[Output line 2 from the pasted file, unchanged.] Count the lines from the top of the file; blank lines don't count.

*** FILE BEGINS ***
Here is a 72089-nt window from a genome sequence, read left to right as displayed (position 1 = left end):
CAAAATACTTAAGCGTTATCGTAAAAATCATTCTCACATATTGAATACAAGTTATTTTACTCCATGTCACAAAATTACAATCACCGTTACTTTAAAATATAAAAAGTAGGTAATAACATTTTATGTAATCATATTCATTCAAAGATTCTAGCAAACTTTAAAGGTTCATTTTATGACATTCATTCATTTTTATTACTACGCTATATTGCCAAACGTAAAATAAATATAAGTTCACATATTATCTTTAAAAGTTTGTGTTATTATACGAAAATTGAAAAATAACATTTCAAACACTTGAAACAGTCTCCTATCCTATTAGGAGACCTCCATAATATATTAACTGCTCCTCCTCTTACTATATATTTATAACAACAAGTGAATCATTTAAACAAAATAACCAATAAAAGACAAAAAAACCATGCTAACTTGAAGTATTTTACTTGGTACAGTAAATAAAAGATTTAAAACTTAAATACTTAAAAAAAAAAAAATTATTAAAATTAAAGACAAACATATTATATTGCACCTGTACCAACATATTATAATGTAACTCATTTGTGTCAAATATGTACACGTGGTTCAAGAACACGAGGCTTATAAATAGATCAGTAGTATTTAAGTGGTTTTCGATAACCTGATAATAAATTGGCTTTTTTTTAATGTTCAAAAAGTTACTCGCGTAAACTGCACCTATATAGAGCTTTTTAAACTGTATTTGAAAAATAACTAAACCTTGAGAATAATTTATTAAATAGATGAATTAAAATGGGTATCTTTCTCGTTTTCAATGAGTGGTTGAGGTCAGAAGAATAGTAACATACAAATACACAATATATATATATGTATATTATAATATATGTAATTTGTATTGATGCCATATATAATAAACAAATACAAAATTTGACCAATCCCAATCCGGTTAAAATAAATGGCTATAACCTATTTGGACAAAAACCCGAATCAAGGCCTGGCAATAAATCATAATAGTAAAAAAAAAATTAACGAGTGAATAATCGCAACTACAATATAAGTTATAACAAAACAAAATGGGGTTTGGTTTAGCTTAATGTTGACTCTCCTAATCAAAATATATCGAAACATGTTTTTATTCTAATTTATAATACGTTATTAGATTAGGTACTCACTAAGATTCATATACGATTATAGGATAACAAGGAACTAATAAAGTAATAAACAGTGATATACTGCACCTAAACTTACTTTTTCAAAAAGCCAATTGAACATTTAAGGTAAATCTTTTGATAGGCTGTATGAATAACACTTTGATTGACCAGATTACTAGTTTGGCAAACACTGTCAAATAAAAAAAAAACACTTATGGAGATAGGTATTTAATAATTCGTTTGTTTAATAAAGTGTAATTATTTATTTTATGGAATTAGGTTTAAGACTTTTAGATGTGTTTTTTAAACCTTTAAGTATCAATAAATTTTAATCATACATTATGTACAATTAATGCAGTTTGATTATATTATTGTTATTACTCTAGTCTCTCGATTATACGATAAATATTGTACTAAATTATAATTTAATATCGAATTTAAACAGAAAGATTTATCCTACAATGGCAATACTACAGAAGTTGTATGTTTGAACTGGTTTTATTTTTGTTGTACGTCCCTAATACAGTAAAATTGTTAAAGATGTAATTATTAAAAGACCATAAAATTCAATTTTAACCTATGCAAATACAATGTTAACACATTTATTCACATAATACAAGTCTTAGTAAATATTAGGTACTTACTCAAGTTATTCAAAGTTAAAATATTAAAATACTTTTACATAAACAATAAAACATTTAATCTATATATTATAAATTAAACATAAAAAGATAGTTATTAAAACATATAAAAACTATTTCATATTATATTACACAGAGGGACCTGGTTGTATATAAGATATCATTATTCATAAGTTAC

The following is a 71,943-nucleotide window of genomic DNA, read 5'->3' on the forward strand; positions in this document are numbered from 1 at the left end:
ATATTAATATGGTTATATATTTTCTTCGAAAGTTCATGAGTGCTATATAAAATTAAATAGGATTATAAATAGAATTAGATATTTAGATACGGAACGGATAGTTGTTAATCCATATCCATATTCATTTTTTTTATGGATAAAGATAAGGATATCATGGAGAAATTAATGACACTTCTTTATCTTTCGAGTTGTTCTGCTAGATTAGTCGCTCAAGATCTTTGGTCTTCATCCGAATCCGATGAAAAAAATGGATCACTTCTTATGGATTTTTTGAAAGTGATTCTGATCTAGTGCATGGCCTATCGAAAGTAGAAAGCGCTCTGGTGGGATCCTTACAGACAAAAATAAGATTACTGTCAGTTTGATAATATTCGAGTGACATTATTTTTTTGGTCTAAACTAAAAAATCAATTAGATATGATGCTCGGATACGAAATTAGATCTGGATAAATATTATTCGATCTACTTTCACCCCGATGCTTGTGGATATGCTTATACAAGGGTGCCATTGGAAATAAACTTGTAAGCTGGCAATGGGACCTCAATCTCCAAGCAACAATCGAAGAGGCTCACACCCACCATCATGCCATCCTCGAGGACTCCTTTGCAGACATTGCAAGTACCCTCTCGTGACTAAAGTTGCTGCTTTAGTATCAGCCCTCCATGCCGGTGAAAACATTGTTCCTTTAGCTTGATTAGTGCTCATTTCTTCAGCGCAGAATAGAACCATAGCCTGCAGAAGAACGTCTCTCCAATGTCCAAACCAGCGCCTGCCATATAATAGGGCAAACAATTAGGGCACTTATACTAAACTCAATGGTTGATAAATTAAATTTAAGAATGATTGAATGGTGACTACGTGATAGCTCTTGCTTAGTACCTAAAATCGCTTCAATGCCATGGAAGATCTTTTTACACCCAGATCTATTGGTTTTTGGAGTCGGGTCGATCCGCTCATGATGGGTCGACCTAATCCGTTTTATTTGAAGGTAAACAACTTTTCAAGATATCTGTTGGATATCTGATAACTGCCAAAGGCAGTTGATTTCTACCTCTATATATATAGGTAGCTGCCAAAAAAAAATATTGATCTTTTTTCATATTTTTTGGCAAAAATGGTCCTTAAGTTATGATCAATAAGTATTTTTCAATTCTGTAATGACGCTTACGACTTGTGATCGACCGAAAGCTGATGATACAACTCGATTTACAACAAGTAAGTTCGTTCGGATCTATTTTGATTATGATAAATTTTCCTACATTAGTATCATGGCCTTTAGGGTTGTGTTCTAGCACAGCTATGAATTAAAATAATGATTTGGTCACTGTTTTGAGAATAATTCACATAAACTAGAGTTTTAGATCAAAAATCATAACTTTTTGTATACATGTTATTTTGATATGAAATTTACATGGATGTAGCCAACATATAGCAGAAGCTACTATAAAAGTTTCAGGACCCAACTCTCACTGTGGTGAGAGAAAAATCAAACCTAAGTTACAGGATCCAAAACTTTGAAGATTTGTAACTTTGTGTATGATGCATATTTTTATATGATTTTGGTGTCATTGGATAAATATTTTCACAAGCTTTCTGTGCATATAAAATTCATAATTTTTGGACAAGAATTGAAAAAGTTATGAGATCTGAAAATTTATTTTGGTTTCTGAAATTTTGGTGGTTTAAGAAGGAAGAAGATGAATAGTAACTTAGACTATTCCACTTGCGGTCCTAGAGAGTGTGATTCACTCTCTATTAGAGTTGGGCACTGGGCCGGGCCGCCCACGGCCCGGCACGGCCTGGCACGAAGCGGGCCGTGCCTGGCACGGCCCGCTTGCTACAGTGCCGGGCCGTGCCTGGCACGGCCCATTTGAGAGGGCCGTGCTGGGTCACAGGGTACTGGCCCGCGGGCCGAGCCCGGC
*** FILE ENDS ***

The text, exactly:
CAAAATACTTAAGCGTTATCGTAAAAATCATTCTCACATATTGAATACAAGTTATTTTACTCCATGTCACAAAATTACAATCACCGTTACTTTAAAATATAAAAAGTAGGTAATAACATTTTATGTAATCATATTCATTCAAAGATTCTAGCAAACTTTAAAGGTTCATTTTATGACATTCATTCATTTTTATTACTACGCTATATTGCCAAACGTAAAATAAATATAAGTTCACATATTATCTTTAAAAGTTTGTGTTATTATACGAAAATTGAAAAATAACATTTCAAACACTTGAAACAGTCTCCTATCCTATTAGGAGACCTCCATAATATATTAACTGCTCCTCCTCTTACTATATATTTATAACAACAAGTGAATCATTTAAACAAAATAACCAATAAAAGACAAAAAAACCATGCTAACTTGAAGTATTTTACTTGGTACAGTAAATAAAAGATTTAAAACTTAAATACTTAAAAAAAAAAAAATTATTAAAATTAAAGACAAACATATTATATTGCACCTGTACCAACATATTATAATGTAACTCATTTGTGTCAAATATGTACACGTGGTTCAAGAACACGAGGCTTATAAATAGATCAGTAGTATTTAAGTGGTTTTCGATAACCTGATAATAAATTGGCTTTTTTTTAATGTTCAAAAAGTTACTCGCGTAAACTGCACCTATATAGAGCTTTTTAAACTGTATTTGAAAAATAACTAAACCTTGAGAATAATTTATTAAATAGATGAATTAAAATGGGTATCTTTCTCGTTTTCAATGAGTGGTTGAGGTCAGAAGAATAGTAACATACAAATACACAATATATATATATGTATATTATAATATATGTAATTTGTATTGATGCCATATATAATAAACAAATACAAAATTTGACCAATCCCAATCCGGTTAAAATAAATGGCTATAACCTATTTGGACAAAAACCCGAATCAAGGCCTGGCAATAAATCATAATAGTAAAAAAAAAATTAACGAGTGAATAATCGCAACTACAATATAAGTTATAACAAAACAAAATGGGGTTTGGTTTAGCTTAATGTTGACTCTCCTAATCAAAATATATCGAAACATGTTTTTATTCTAATTTATAATACGTTATTAGATTAGGTACTCACTAAGATTCATATACGATTATAGGATAACAAGGAACTAATAAAGTAATAAACAGTGATATACTGCACCTAAACTTACTTTTTCAAAAAGCCAATTGAACATTTAAGGTAAATCTTTTGATAGGCTGTATGAATAACACTTTGATTGACCAGATTACTAGTTTGGCAAACACTGTCAAATAAAAAAAAAACACTTATGGAGATAGGTATTTAATAATTCGTTTGTTTAATAAAGTGTAATTATTTATTTTATGGAATTAGGTTTAAGACTTTTAGATGTGTTTTTTAAACCTTTAAGTATCAATAAATTTTAATCATACATTATGTACAATTAATGCAGTTTGATTATATTATTGTTATTACTCTAGTCTCTCGATTATACGATAAATATTGTACTAAATTATAATTTAATATCGAATTTAAACAGAAAGATTTATCCTACAATGGCAATACTACAGAAGTTGTATGTTTGAACTGGTTTTATTTTTGTTGTACGTCCCTAATACAGTAAAATTGTTAAAGATGTAATTATTAAAAGACCATAAAATTCAATTTTAACCTATGCAAATACAATGTTAACACATTTATTCACATAATACAAGTCTTAGTAAATATTAGGTACTTACTCAAGTTATTCAAAGTTAAAATATTAAAATACTTTTACATAAACAATAAAACATTTAATCTATATATTATAAATTAAACATAAAAAGATAGTTATTAAAACATATAAAAACTATTTCATATTATATTACACAGAGGGACCTGGTTGTATATAAGATATCATTATTCATAAGTTAC